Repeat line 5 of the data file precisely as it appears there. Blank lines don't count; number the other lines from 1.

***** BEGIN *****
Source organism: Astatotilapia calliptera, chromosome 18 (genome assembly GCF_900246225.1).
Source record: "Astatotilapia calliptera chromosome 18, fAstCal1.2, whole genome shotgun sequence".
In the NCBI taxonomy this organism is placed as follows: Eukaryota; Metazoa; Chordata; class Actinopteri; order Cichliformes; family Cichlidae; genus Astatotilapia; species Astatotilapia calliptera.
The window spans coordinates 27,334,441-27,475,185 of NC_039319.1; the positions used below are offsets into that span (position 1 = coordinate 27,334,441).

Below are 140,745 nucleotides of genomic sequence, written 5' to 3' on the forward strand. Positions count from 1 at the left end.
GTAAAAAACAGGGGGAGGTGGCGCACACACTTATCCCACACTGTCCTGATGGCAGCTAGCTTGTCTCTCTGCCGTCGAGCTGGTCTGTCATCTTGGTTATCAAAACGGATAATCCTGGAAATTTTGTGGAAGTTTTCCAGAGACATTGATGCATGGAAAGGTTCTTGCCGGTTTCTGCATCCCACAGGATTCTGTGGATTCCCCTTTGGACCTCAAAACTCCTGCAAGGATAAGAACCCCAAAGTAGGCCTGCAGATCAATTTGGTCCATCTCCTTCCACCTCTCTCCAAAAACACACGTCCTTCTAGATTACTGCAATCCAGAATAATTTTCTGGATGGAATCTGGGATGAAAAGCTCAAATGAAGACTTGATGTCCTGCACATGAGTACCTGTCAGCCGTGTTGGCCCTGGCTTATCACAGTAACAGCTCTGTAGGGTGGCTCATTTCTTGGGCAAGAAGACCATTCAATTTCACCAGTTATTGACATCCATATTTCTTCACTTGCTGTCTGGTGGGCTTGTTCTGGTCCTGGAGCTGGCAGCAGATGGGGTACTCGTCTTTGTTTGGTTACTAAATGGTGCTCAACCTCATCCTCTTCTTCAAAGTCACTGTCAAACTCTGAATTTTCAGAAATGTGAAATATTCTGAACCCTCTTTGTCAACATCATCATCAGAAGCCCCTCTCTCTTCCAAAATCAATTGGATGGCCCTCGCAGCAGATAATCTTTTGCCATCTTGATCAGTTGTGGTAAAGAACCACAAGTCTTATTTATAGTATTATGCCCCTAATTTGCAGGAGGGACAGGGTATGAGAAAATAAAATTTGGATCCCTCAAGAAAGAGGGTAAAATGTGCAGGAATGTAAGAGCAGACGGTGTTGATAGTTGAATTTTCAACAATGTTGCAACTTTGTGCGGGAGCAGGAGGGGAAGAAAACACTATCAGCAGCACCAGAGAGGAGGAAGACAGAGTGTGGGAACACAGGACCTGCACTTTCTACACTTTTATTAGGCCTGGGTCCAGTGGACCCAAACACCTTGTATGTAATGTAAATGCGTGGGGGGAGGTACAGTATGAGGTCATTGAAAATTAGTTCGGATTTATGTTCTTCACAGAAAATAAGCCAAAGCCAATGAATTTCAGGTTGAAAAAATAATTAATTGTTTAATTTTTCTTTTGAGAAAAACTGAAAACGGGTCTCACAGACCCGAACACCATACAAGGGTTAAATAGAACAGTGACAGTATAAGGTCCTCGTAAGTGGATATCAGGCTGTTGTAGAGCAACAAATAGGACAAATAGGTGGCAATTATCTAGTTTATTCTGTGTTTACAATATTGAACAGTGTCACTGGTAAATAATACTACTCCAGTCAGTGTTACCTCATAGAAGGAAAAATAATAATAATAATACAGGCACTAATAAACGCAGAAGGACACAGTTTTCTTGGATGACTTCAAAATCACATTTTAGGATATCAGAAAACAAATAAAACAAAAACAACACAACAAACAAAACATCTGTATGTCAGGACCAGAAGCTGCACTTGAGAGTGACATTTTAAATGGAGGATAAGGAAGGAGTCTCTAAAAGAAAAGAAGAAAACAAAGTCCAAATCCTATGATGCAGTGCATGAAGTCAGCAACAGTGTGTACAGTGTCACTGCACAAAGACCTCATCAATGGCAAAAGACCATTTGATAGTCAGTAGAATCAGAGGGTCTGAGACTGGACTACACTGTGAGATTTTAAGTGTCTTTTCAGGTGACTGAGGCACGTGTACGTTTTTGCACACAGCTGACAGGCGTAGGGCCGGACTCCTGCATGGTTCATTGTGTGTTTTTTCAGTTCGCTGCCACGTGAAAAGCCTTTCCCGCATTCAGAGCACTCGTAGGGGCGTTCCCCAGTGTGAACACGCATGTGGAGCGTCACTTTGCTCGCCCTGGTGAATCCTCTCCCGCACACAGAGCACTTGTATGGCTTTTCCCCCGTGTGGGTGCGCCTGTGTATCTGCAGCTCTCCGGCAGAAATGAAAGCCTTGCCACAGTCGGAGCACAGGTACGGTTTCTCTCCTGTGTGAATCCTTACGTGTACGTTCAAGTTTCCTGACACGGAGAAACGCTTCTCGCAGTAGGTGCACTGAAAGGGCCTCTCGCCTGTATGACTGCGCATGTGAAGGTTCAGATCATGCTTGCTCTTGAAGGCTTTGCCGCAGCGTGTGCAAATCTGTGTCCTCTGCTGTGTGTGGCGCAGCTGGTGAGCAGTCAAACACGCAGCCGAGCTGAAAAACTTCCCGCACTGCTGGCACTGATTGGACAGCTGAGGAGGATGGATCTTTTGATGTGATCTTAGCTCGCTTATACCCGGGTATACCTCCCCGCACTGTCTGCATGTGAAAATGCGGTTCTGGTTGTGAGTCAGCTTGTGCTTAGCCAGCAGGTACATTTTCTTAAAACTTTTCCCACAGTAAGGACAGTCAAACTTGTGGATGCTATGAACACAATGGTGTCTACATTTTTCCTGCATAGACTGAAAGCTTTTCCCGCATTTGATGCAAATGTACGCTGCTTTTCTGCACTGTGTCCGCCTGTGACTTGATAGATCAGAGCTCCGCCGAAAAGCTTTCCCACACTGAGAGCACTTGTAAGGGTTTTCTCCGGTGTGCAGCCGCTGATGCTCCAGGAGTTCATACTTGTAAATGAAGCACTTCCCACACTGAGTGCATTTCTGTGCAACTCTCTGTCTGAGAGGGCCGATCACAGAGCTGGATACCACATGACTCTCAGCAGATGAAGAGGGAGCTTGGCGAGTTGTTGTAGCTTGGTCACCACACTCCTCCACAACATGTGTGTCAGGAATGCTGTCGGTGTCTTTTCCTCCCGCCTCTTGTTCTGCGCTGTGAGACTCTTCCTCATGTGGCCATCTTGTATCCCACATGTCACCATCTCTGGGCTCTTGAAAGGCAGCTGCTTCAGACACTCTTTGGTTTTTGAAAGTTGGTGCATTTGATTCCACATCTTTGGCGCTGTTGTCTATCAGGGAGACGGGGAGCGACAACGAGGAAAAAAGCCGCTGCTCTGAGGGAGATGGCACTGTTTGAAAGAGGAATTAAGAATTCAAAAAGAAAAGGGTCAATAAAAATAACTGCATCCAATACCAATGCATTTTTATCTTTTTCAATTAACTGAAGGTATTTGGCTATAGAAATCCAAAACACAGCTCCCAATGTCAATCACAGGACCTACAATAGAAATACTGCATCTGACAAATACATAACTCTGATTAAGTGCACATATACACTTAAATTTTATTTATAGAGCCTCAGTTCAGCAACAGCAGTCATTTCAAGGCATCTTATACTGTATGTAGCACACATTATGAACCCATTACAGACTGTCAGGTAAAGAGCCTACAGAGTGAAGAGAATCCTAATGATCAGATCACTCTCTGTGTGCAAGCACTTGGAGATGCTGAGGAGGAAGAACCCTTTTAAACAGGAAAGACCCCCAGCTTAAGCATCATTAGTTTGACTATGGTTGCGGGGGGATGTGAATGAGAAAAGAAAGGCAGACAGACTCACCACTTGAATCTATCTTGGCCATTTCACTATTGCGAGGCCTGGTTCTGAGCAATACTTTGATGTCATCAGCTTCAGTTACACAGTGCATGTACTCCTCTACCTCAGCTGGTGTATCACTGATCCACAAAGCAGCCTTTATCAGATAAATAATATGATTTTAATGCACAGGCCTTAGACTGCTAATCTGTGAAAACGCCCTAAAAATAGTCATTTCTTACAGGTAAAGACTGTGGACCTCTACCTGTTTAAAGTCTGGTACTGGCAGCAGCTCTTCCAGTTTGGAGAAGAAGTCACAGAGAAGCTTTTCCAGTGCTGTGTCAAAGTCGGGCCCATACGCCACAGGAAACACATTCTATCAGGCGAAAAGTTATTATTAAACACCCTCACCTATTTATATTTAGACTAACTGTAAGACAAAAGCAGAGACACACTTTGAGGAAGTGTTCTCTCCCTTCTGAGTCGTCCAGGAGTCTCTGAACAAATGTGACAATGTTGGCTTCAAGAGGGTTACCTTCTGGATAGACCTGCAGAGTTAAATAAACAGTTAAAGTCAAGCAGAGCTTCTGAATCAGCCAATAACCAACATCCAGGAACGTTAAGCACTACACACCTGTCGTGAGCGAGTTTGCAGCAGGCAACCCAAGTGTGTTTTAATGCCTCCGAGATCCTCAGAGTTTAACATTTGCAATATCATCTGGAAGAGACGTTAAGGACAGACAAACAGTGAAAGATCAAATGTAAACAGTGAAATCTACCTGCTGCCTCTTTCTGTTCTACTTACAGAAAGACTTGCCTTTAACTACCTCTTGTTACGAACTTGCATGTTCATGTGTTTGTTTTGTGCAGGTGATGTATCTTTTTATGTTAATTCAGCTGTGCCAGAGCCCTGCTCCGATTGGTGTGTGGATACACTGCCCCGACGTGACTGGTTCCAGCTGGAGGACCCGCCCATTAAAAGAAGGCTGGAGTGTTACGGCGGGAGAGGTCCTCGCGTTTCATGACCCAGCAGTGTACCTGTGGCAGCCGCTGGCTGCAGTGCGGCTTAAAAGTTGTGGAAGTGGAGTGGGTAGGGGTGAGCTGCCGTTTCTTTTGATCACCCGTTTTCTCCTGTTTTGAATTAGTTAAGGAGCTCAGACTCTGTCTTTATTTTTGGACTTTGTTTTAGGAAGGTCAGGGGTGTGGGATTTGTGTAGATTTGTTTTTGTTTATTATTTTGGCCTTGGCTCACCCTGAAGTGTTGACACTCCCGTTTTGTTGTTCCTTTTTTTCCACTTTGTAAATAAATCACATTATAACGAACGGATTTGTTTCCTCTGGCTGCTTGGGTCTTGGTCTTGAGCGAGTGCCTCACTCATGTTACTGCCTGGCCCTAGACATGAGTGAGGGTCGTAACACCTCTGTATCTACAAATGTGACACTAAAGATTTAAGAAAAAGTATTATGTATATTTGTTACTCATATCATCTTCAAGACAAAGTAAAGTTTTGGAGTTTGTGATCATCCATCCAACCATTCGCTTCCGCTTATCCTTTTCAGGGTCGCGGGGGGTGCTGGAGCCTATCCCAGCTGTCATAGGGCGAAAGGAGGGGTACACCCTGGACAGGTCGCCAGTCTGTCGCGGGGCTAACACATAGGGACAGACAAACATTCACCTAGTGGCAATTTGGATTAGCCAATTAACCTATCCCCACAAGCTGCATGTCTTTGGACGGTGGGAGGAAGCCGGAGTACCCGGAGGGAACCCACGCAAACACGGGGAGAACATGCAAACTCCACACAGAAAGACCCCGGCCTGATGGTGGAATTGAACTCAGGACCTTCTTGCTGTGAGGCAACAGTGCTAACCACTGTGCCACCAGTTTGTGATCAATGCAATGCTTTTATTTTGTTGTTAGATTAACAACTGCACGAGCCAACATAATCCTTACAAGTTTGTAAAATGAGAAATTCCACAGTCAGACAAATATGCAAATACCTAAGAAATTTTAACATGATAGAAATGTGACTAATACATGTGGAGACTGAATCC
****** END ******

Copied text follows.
Below are 140,745 nucleotides of genomic sequence, written 5' to 3' on the forward strand. Positions count from 1 at the left end.